Explorations in environmental science


We feel so privileged when we get a chance to meet the environmental professionals at Horsley Witten, the Cape’s leading environmental consulting firm, to learn more about the projects they are working on locally and abroad, and to get their insight on the leading environmental issues facing the region. This time, we check in with Mike Demanche whose connection to nature lead him to the field of environmental science and his connection to the Cape lead him to carry out his passions at Horsley Witten.

Can you tell us a little bit about your background? What drew you to the environmental field and how did you end up on Cape Cod with Horsley Witten?

I grew up in Mashpee and graduated from Mashpee High School. As a youth I was really into the outdoors. I was introduced to hiking and camping through Boy Scouting, and as I became older and more independent, I would go out to the mountains with my friends. At that time, I don’t think I really expected my interest in the outdoors to turn into an education or a career, but eventually it did lead me to where I am now (albeit slightly indirectly).

After I graduated from Mashpee and went to college at Brown University, I started down a pre-medicine/ biology track but quickly realized that wasn’t where I saw myself - it just wasn’t my passion. After a year studying in that direction, I decided to take a semester off school to backpack with some of my friends from Mashpee. We opted to thru-hike the Appalachian Trail and spent five months completing that journey. My experience on the trail led to a real interest in environmental science. The AT winds its way through pristine old-growth forests and over spectacular mountains, but also along highways, through towns, and past industrial sites. We crossed rivers that were contaminated and undrinkable, diverted around fenced-in waste clean-up sites. I remember one instance near the Hudson river where a sign told us before the smog you could regularly see the New York City skyline… with the current smog that view was now visible at most once per year.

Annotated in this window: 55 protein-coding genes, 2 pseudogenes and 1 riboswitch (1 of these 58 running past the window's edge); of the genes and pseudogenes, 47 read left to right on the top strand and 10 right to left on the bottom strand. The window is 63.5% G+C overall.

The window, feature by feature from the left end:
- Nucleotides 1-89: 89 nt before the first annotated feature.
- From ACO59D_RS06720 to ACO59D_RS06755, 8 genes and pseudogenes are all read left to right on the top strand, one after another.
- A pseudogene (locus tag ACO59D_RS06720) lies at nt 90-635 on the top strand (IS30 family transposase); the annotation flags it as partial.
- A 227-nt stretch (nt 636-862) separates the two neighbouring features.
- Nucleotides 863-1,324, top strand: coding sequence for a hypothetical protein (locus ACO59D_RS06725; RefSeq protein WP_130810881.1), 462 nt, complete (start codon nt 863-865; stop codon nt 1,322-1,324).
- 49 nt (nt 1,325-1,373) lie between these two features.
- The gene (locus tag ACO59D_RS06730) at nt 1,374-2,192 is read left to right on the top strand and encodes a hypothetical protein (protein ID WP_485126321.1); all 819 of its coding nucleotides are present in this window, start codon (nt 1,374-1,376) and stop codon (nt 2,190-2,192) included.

When I got back to school, I had found a purpose in understanding Earth systems and how humans interact with our environment. I took geology and environmental science courses and chose to pursue a degree in geology. The next year I became an intern with Horsley Witten Group after meeting my future boss at an alumni event. It helped to have grown up right down the road! After that I spent the next summer doing research in Narragansett Bay before coming back to Horsley Witten full time following graduation.

Your title is Environmental Scientist – what are your primary responsibilities?

As an Environmental Scientist, I get to be involved in many of the varied tasks that Horsley Witten performs. My favorite part of my job (when the weather is nice) is to get out of the office and do field work - usually groundwater sampling, groundwater monitoring, or surveying for our engineering and construction projects. I also like getting out and working with our planners at public meetings. It’s a little different than my other field work, but it’s fun to be on the public-facing side of things and again, out of the office!

When I do have to stay inside and do office work, I still get to be involved in a lot of interesting projects. I’ve used groundwater data to build models of aquifer systems, which can be used to evaluate the hydrologic effects of drinking water withdrawals and wastewater discharges. I write reports about the results of field sampling efforts and do a lot of interesting data analysis.

Give us an example of a recent project you worked on, and how it fostered environmental sustainability.

Recently I’ve been in the field collecting topographic and bathymetric survey data to support two dam removal-related projects we’ve taken on. In one case, this involved performing a survey after the dam had already been removed in order understand the effects of the dam removal on areas that were once under water. In the other case, the dam hasn’t been removed yet, and I was out collecting existing conditions data to inform a conceptual design for dam removal. The data I collected will inform hydrologic and hydraulic modeling, which we’ll use to understand the impacts of dam removal on sediment dynamics, river hydraulics, and any potential impacts to existing infrastructure. The modeling will also inform an evaluation of options to replace an undersized culvert upstream from the dam. Our designs will account for factors like the impact of construction equipment on the surrounding landscape, sediment behind the dam that will be mobilized when the dam is removed, replacing a culvert under a road near the site, and beaver dams in the same neighborhood.